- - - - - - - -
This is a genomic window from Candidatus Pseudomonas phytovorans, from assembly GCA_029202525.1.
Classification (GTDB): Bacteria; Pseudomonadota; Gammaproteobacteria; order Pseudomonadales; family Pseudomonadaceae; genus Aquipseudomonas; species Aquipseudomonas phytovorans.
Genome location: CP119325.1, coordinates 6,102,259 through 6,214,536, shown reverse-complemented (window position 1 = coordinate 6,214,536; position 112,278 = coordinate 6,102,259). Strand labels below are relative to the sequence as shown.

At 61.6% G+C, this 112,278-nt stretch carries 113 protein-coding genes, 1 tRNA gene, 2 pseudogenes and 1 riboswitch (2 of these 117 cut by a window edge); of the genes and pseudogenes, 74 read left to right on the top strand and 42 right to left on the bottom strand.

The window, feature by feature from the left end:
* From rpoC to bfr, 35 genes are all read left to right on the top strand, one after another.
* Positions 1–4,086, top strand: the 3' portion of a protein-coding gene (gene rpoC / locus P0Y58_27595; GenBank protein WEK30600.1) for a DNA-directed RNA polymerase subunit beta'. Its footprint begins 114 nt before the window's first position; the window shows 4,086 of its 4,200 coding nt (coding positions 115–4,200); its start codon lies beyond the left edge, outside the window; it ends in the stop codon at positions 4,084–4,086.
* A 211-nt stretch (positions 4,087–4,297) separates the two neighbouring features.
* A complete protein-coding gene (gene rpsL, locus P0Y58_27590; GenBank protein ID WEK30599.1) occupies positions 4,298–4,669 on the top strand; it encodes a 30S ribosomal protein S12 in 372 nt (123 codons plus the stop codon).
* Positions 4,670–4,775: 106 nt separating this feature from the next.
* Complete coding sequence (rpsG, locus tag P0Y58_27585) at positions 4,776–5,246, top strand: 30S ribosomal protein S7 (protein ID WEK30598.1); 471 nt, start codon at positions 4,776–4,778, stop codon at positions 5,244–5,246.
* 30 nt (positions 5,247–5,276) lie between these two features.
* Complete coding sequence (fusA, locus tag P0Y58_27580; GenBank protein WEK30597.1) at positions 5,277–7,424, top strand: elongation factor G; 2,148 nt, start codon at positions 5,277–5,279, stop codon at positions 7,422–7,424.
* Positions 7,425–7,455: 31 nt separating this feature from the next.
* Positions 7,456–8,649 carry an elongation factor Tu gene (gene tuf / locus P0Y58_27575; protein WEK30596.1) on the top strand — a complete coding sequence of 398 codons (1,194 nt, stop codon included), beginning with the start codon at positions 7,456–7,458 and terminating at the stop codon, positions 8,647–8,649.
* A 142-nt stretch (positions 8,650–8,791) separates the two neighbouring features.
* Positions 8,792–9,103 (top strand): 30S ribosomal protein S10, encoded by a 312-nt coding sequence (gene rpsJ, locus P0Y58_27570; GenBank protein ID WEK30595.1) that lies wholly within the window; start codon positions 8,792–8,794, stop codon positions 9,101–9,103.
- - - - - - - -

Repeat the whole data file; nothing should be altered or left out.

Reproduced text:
This is a genomic window from Candidatus Pseudomonas phytovorans, from assembly GCA_029202525.1.
Classification (GTDB): Bacteria; Pseudomonadota; Gammaproteobacteria; order Pseudomonadales; family Pseudomonadaceae; genus Aquipseudomonas; species Aquipseudomonas phytovorans.
Genome location: CP119325.1, coordinates 6,102,259 through 6,214,536, shown reverse-complemented (window position 1 = coordinate 6,214,536; position 112,278 = coordinate 6,102,259). Strand labels below are relative to the sequence as shown.

At 61.6% G+C, this 112,278-nt stretch carries 113 protein-coding genes, 1 tRNA gene, 2 pseudogenes and 1 riboswitch (2 of these 117 cut by a window edge); of the genes and pseudogenes, 74 read left to right on the top strand and 42 right to left on the bottom strand.

The window, feature by feature from the left end:
* From rpoC to bfr, 35 genes are all read left to right on the top strand, one after another.
* Positions 1–4,086, top strand: the 3' portion of a protein-coding gene (gene rpoC / locus P0Y58_27595; GenBank protein WEK30600.1) for a DNA-directed RNA polymerase subunit beta'. Its footprint begins 114 nt before the window's first position; the window shows 4,086 of its 4,200 coding nt (coding positions 115–4,200); its start codon lies beyond the left edge, outside the window; it ends in the stop codon at positions 4,084–4,086.
* A 211-nt stretch (positions 4,087–4,297) separates the two neighbouring features.
* A complete protein-coding gene (gene rpsL, locus P0Y58_27590; GenBank protein ID WEK30599.1) occupies positions 4,298–4,669 on the top strand; it encodes a 30S ribosomal protein S12 in 372 nt (123 codons plus the stop codon).
* Positions 4,670–4,775: 106 nt separating this feature from the next.
* Complete coding sequence (rpsG, locus tag P0Y58_27585) at positions 4,776–5,246, top strand: 30S ribosomal protein S7 (protein ID WEK30598.1); 471 nt, start codon at positions 4,776–4,778, stop codon at positions 5,244–5,246.
* 30 nt (positions 5,247–5,276) lie between these two features.
* Complete coding sequence (fusA, locus tag P0Y58_27580; GenBank protein WEK30597.1) at positions 5,277–7,424, top strand: elongation factor G; 2,148 nt, start codon at positions 5,277–5,279, stop codon at positions 7,422–7,424.
* Positions 7,425–7,455: 31 nt separating this feature from the next.
* Positions 7,456–8,649 carry an elongation factor Tu gene (gene tuf / locus P0Y58_27575; protein WEK30596.1) on the top strand — a complete coding sequence of 398 codons (1,194 nt, stop codon included), beginning with the start codon at positions 7,456–7,458 and terminating at the stop codon, positions 8,647–8,649.
* A 142-nt stretch (positions 8,650–8,791) separates the two neighbouring features.
* Positions 8,792–9,103 (top strand): 30S ribosomal protein S10, encoded by a 312-nt coding sequence (gene rpsJ, locus P0Y58_27570; GenBank protein ID WEK30595.1) that lies wholly within the window; start codon positions 8,792–8,794, stop codon positions 9,101–9,103.